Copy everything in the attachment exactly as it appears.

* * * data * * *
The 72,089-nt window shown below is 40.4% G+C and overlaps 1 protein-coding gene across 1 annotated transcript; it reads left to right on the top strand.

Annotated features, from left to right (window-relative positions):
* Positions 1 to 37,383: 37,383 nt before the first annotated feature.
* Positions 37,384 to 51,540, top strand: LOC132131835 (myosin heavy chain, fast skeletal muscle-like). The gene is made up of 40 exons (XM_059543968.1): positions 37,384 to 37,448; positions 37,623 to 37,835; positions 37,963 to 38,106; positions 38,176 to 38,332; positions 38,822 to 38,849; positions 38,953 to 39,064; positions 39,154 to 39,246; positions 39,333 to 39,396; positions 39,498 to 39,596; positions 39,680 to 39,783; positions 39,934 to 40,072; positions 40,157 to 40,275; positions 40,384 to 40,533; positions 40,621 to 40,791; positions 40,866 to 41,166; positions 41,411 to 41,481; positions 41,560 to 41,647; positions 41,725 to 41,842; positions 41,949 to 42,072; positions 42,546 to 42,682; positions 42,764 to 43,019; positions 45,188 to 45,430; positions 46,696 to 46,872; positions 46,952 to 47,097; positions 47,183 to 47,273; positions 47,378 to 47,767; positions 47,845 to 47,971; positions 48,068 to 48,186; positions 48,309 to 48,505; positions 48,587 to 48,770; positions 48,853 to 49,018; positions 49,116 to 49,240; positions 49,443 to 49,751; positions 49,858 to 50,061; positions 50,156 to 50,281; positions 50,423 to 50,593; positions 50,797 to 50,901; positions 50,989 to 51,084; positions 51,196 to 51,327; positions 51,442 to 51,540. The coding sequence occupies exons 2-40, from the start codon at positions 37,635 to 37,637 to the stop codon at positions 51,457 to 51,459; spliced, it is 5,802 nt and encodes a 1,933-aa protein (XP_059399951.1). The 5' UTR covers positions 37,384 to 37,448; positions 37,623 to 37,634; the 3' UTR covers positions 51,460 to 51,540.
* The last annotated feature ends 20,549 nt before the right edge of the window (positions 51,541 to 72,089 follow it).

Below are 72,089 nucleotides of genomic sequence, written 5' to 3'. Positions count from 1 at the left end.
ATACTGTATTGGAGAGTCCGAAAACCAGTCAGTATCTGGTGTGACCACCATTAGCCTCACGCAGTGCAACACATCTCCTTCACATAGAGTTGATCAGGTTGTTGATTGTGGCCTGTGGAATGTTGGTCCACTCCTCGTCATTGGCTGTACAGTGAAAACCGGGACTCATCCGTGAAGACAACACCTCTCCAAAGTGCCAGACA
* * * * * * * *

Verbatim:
The 72,089-nt window shown below is 40.4% G+C and overlaps 1 protein-coding gene across 1 annotated transcript; it reads left to right on the top strand.

Annotated features, from left to right (window-relative positions):
* Positions 1 to 37,383: 37,383 nt before the first annotated feature.
* Positions 37,384 to 51,540, top strand: LOC132131835 (myosin heavy chain, fast skeletal muscle-like). The gene is made up of 40 exons (XM_059543968.1): positions 37,384 to 37,448; positions 37,623 to 37,835; positions 37,963 to 38,106; positions 38,176 to 38,332; positions 38,822 to 38,849; positions 38,953 to 39,064; positions 39,154 to 39,246; positions 39,333 to 39,396; positions 39,498 to 39,596; positions 39,680 to 39,783; positions 39,934 to 40,072; positions 40,157 to 40,275; positions 40,384 to 40,533; positions 40,621 to 40,791; positions 40,866 to 41,166; positions 41,411 to 41,481; positions 41,560 to 41,647; positions 41,725 to 41,842; positions 41,949 to 42,072; positions 42,546 to 42,682; positions 42,764 to 43,019; positions 45,188 to 45,430; positions 46,696 to 46,872; positions 46,952 to 47,097; positions 47,183 to 47,273; positions 47,378 to 47,767; positions 47,845 to 47,971; positions 48,068 to 48,186; positions 48,309 to 48,505; positions 48,587 to 48,770; positions 48,853 to 49,018; positions 49,116 to 49,240; positions 49,443 to 49,751; positions 49,858 to 50,061; positions 50,156 to 50,281; positions 50,423 to 50,593; positions 50,797 to 50,901; positions 50,989 to 51,084; positions 51,196 to 51,327; positions 51,442 to 51,540. The coding sequence occupies exons 2-40, from the start codon at positions 37,635 to 37,637 to the stop codon at positions 51,457 to 51,459; spliced, it is 5,802 nt and encodes a 1,933-aa protein (XP_059399951.1). The 5' UTR covers positions 37,384 to 37,448; positions 37,623 to 37,634; the 3' UTR covers positions 51,460 to 51,540.
* The last annotated feature ends 20,549 nt before the right edge of the window (positions 51,541 to 72,089 follow it).

Below are 72,089 nucleotides of genomic sequence, written 5' to 3'. Positions count from 1 at the left end.
ATACTGTATTGGAGAGTCCGAAAACCAGTCAGTATCTGGTGTGACCACCATTAGCCTCACGCAGTGCAACACATCTCCTTCACATAGAGTTGATCAGGTTGTTGATTGTGGCCTGTGGAATGTTGGTCCACTCCTCGTCATTGGCTGTACAGTGAAAACCGGGACTCATCCGTGAAGACAACACCTCTCCAAAGTGCCAGACA